An area of precip is predicted for the frontal boundary at the Canada/US country line up through its occlusion boundary.  Churchill, Manitoba lies within the occlusion boundary, thus making this a Dynamic Lifting Type I lifting mechanism (due to its position near the center of the low and as part of the heavier precip at the head of the comma).  However, since occlusion is well underway, precip is dissipating from its strongest point at the low's maximum intensity.

36 Hour Precip Forecast for Churchill, Manitoba

Conditions at:  CYYQ observed 0000 UTC 15 July 2005 
Temperature:  22.0C (72F) 
Dewpoint:  18.0C (64F) [RH = 78%] 
Pressure (altimeter):  29.32 inches Hg (993.0 mb)
[Sea-level pressure: 992.9 mb] 
Winds:  from the S (180 degrees) at 22 MPH (19 knots; 9.9 m/s)
gusting to 30 MPH (26 knots; 13.5 m/s) 
Visibility:  15 miles (24 km) 
Ceiling:  2900 feet AGL 
Clouds:  few clouds at 1600 feet AGL
broken clouds at 2900 feet AGL
broken clouds at 8000 feet AGL 
Weather:  -TSRA  (light rain associated with thunderstorm(s)) 

As forecast, rain was setting in at the frontal boundary in Churchill, Manitoba, Canada, by 00Z Fri Jul 15, 2005.  Within the next hour, a thunderstorm was reported at this station (0046Z and 0100Z).  This precip at the frontal boundary is caused by the convergence of surface air in the trough and convection of the warm, moist air ahead of the front (in the warm air mass).  Thunderstorms usually form when a front is coming in due to these two elements.


Since I originally posted for Regina, Saskatchewan, Canada at 1200Z Thu Jul 14, 2005, I'll go ahead and post the METAR for 1200Z for Regina. 

Regina, Saskatchewan, Canada 1200Z Thu Jul 14 2005

Conditions at:     CYQR observed 1200 UTC 14 July 2005 
Temperature:     12.0C (54F) 
Dewpoint:     12.0C (54F) [RH = 100%] 
Pressure (altimeter):     29.97 inches Hg (1015.0 mb)
[Sea-level pressure: 1015.2 mb] 
Winds:     from the WSW (240 degrees) at 7 MPH (6 knots; 3.1 m/s) 
Visibility:     15 miles (24 km) 
Ceiling:     at least 12,000 feet AGL 
Clouds:     few clouds at 10000 feet AGL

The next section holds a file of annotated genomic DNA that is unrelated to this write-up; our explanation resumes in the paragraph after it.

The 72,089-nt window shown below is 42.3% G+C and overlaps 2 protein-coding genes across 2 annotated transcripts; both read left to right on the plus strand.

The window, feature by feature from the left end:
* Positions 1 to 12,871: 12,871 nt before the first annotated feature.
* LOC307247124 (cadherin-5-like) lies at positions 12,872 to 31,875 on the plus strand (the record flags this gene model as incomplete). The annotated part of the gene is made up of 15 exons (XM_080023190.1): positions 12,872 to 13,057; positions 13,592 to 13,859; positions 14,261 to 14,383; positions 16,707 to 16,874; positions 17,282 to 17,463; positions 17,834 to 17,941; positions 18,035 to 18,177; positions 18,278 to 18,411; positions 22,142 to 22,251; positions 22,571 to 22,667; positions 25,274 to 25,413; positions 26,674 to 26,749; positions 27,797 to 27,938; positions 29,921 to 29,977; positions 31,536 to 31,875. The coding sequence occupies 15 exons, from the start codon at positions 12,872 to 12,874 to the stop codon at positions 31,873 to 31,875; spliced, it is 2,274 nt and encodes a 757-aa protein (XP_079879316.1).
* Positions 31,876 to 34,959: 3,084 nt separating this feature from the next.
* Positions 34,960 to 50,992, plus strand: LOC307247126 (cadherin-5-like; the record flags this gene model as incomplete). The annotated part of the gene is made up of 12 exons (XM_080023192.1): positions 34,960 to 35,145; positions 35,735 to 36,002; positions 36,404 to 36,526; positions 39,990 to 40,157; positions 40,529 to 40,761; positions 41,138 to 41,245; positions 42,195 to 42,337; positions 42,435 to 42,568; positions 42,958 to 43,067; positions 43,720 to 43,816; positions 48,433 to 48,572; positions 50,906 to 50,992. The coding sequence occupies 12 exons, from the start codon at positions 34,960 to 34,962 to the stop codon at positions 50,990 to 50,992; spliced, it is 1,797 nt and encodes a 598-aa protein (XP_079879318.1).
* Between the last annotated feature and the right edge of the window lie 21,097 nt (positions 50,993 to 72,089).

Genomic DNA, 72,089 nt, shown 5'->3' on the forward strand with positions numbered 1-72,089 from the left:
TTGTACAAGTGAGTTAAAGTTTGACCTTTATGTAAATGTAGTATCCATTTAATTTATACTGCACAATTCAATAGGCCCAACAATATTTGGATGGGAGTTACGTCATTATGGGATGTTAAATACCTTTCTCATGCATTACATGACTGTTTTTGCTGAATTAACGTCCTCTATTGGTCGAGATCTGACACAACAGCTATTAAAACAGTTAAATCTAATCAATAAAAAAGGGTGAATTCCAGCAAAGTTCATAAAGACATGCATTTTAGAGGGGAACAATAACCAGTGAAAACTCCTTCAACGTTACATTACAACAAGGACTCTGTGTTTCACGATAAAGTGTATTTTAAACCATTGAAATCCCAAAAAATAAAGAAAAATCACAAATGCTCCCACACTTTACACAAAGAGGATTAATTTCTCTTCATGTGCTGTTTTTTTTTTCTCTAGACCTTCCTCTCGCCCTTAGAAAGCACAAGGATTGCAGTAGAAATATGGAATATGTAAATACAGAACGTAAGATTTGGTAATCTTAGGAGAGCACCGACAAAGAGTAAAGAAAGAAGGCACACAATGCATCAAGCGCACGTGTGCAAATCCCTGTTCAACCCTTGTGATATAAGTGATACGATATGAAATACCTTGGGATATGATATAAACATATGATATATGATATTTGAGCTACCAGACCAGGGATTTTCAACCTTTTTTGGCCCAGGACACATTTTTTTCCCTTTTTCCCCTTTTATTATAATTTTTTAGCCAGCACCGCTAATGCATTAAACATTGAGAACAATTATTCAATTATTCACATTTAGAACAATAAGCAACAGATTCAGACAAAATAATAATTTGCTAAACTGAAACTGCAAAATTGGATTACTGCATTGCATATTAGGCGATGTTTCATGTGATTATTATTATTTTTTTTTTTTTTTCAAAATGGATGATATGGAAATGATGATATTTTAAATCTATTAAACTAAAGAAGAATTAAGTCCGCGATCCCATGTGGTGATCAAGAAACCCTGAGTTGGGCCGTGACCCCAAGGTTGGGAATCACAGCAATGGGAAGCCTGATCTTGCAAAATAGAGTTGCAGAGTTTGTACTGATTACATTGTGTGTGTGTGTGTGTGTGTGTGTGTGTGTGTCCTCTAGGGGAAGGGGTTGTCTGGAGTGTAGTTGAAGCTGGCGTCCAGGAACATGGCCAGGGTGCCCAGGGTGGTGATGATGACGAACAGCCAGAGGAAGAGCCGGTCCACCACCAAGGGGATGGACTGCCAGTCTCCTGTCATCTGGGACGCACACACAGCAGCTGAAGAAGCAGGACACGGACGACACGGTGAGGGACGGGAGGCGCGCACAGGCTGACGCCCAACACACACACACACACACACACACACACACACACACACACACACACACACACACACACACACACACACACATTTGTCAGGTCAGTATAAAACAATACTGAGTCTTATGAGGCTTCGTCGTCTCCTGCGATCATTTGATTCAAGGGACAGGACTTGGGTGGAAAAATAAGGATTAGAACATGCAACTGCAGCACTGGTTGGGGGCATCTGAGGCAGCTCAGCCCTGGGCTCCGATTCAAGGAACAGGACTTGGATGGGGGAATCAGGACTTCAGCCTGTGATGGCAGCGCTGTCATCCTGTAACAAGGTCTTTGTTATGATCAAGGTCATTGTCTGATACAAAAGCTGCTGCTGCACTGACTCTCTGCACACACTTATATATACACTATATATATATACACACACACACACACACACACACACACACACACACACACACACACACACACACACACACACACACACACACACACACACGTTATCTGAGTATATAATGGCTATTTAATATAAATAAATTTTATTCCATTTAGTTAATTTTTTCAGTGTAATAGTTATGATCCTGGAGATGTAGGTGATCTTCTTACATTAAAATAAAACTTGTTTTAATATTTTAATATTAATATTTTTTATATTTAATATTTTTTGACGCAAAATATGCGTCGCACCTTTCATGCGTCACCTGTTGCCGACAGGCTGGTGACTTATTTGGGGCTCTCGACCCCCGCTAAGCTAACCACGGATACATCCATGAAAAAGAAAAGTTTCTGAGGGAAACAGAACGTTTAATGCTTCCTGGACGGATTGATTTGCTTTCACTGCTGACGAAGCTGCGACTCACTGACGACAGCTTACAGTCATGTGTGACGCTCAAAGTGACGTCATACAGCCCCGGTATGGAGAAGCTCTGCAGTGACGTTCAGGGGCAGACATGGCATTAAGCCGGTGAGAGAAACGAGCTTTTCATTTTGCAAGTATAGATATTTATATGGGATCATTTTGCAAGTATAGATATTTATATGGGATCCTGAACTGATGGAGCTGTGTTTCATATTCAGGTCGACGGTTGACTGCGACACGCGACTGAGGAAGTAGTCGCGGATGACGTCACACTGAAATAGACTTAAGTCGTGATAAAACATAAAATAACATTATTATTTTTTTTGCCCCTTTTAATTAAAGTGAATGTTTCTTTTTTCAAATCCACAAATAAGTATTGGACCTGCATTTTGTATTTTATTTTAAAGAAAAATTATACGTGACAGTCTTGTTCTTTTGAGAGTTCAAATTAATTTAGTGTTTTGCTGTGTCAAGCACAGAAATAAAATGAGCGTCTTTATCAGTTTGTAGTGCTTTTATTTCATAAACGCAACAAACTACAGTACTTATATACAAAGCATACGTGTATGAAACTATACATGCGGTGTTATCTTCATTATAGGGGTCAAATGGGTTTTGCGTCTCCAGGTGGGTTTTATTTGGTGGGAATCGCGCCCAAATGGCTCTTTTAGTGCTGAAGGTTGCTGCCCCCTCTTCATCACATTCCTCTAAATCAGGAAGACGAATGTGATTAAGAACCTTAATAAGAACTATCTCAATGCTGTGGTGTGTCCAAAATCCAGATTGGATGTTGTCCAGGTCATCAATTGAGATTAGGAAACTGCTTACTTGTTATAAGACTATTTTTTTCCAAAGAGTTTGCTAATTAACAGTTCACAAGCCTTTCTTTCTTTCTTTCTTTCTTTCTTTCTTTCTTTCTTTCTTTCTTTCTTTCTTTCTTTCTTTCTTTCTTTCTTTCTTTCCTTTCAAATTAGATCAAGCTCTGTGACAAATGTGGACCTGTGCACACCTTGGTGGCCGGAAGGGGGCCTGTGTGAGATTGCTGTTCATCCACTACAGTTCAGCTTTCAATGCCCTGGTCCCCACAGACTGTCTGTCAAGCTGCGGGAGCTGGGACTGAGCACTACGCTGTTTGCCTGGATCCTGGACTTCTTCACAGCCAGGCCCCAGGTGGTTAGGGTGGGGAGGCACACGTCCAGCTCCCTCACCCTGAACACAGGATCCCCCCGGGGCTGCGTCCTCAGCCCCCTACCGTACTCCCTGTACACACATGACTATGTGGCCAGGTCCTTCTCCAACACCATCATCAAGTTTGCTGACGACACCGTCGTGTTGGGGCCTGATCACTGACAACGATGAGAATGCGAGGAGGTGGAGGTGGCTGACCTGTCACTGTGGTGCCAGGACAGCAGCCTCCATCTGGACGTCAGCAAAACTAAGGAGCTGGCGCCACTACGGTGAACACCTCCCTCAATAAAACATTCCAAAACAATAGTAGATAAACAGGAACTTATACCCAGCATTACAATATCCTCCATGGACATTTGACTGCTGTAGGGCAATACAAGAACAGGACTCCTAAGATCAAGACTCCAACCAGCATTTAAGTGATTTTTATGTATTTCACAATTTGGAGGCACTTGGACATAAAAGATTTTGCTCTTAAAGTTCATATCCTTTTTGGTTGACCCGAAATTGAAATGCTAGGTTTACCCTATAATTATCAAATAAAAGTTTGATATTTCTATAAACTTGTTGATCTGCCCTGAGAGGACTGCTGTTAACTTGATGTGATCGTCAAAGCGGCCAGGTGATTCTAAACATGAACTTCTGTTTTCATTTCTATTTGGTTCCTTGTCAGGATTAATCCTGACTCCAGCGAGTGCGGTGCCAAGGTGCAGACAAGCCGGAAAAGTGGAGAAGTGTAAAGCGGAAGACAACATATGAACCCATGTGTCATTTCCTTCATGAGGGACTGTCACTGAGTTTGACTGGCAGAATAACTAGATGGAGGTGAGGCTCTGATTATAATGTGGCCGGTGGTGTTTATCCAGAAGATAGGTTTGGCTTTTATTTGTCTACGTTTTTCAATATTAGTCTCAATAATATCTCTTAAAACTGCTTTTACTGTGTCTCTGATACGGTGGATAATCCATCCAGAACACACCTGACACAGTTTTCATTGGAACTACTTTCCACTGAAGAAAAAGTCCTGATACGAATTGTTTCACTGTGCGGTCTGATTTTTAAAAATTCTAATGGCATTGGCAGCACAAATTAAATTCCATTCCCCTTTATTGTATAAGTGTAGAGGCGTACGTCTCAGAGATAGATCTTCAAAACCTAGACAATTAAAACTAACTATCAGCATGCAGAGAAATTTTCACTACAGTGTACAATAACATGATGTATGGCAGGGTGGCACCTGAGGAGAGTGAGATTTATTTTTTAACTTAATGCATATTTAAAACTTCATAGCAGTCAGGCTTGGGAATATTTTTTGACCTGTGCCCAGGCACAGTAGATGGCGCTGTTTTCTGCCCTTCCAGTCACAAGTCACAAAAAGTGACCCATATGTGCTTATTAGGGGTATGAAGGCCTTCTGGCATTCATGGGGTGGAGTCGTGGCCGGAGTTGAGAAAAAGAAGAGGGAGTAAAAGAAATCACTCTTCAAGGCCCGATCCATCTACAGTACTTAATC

few clouds at 26000 feet AGL 
Weather:     no significant weather observed at this time 

The temp and dewpt have been steadily moving toward each other for the past 6 hours, so it appears that its clouding up and getting ready to rain.  However, the sounding at 1300Z separates the dewpt and temp again by a couple of degrees, though the clouds remain the same as at 1200Z.  Seems Regina is just on the edge of the predicted precip pocket at 1200Z.


On this assignment, I learned about the importance of timing and observing the updates that NWS makes to the data sites.  If I had not caught the discrepancy in what I was looking at versus how it was labeled, I would have done the assignment wrong (used incorrect data).


Assignment 10 gave us the chance to predict precipitation based on the computer models ("progs").

Assignment 10

Date/Time ETA (NAM) run initialized:  050726/1200ZF024
Date/Time ETA (NAM) run valid:        050727/1200V024
State: Tennessee
Max Value of Downward Motion at 700mb: +4 mps
City:  KTRI - Bristol, TN 

Prog initialized today at 1200 Z (Tuesday 7/26/05) and valid for 24 hours at 1200Z tomorrow (Wednesday, 7/27/05).  There is a +4 mps solid contour surrounding the four corners of SE Kentucky/NE Tennessee/SW Virginia/NW North Carolina.  Bristol, TN is located within this contour.  +4 mps indicates 4 microbars per second of downward motion (air sinking = convergence aloft with divergence at ground level = high pressure area).

24 Hour ETA Prog

Conditions at:  KTRI observed 1153 UTC 27 July 2005 
Temperature:  23.9C (75F) 
Dewpoint:  22.8C (73F) [RH = 94%] 
Pressure (altimeter):  30.02 inches Hg (1016.7 mb)
[Sea-level pressure: 1014.4 mb]